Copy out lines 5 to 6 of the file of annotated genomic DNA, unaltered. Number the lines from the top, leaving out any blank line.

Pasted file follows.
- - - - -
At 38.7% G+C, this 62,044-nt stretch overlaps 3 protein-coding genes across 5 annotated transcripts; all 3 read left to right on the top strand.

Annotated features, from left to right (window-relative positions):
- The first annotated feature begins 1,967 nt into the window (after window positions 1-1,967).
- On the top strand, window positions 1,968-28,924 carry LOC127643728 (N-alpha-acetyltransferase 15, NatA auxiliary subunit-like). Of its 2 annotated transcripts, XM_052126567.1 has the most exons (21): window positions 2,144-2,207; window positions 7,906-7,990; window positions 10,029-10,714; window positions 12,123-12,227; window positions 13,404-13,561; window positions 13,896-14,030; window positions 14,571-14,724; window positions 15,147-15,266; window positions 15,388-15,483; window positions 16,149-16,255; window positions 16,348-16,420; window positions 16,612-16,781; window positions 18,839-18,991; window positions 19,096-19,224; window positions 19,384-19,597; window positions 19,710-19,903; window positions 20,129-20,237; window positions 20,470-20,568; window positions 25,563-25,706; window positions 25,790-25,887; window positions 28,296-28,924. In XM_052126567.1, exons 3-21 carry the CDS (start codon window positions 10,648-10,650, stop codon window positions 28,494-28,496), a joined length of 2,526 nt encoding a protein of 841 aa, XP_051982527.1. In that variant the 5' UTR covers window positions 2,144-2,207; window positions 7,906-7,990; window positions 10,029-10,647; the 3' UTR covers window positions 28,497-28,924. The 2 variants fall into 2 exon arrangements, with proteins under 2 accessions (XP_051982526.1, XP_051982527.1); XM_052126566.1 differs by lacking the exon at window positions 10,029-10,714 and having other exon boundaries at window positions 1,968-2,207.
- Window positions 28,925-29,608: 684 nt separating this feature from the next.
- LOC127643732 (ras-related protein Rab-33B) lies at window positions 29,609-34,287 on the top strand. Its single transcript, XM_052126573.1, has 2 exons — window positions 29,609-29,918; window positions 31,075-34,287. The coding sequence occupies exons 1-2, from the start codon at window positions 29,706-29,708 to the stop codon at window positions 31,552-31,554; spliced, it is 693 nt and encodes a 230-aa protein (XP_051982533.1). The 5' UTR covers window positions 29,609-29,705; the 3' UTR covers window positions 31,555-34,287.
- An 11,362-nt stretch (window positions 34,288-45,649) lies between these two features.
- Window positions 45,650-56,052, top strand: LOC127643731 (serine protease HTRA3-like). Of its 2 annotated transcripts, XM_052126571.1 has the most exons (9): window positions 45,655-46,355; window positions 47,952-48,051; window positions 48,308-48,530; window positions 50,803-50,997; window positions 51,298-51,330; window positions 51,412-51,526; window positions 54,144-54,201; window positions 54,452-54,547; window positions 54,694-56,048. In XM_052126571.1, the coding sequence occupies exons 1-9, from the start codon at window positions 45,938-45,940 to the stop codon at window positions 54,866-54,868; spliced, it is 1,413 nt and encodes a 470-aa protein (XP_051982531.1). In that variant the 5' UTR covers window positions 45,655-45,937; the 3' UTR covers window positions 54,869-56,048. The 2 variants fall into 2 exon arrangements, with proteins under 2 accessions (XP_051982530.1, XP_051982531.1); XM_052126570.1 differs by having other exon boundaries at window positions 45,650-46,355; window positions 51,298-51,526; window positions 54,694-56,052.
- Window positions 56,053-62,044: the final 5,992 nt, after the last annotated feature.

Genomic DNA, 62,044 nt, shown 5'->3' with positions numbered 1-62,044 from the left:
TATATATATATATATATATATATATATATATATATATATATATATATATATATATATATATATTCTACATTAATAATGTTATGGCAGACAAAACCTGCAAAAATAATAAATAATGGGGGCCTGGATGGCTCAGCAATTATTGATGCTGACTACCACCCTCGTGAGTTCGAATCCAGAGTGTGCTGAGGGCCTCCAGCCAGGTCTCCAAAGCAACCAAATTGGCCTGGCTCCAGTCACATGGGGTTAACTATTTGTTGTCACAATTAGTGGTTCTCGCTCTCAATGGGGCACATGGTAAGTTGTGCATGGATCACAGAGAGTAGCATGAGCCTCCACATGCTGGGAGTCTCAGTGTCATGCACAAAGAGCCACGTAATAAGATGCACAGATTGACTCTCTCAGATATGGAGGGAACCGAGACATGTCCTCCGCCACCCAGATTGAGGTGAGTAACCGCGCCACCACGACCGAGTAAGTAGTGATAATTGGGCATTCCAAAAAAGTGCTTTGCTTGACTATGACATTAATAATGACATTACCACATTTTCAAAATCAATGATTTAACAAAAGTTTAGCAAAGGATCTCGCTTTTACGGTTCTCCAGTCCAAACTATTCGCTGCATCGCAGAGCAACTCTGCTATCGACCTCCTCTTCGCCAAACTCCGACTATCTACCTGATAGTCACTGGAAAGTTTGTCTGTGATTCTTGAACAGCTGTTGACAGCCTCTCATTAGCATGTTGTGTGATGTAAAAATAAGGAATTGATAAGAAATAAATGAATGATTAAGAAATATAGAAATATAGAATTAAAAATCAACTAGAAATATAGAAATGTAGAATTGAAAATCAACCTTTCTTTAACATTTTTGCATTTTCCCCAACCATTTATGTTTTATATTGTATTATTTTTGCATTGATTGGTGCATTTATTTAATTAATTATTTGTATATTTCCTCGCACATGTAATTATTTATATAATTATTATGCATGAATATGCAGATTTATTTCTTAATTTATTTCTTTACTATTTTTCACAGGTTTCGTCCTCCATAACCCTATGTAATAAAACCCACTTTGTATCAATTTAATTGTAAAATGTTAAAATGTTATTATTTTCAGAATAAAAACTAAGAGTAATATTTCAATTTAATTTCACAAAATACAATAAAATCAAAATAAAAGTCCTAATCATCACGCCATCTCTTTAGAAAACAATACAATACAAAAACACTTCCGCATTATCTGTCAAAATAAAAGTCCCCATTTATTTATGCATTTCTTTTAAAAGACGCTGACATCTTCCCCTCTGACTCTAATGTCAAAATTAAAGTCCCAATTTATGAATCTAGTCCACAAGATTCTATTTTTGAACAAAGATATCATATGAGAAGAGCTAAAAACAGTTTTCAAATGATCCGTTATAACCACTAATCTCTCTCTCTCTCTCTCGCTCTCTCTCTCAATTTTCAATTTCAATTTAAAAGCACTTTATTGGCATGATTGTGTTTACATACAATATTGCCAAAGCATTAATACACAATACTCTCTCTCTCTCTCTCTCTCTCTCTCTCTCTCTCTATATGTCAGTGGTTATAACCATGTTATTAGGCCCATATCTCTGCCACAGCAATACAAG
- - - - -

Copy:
- Window positions 28,925-29,608: 684 nt separating this feature from the next.
- LOC127643732 (ras-related protein Rab-33B) lies at window positions 29,609-34,287 on the top strand. Its single transcript, XM_052126573.1, has 2 exons — window positions 29,609-29,918; window positions 31,075-34,287. The coding sequence occupies exons 1-2, from the start codon at window positions 29,706-29,708 to the stop codon at window positions 31,552-31,554; spliced, it is 693 nt and encodes a 230-aa protein (XP_051982533.1). The 5' UTR covers window positions 29,609-29,705; the 3' UTR covers window positions 31,555-34,287.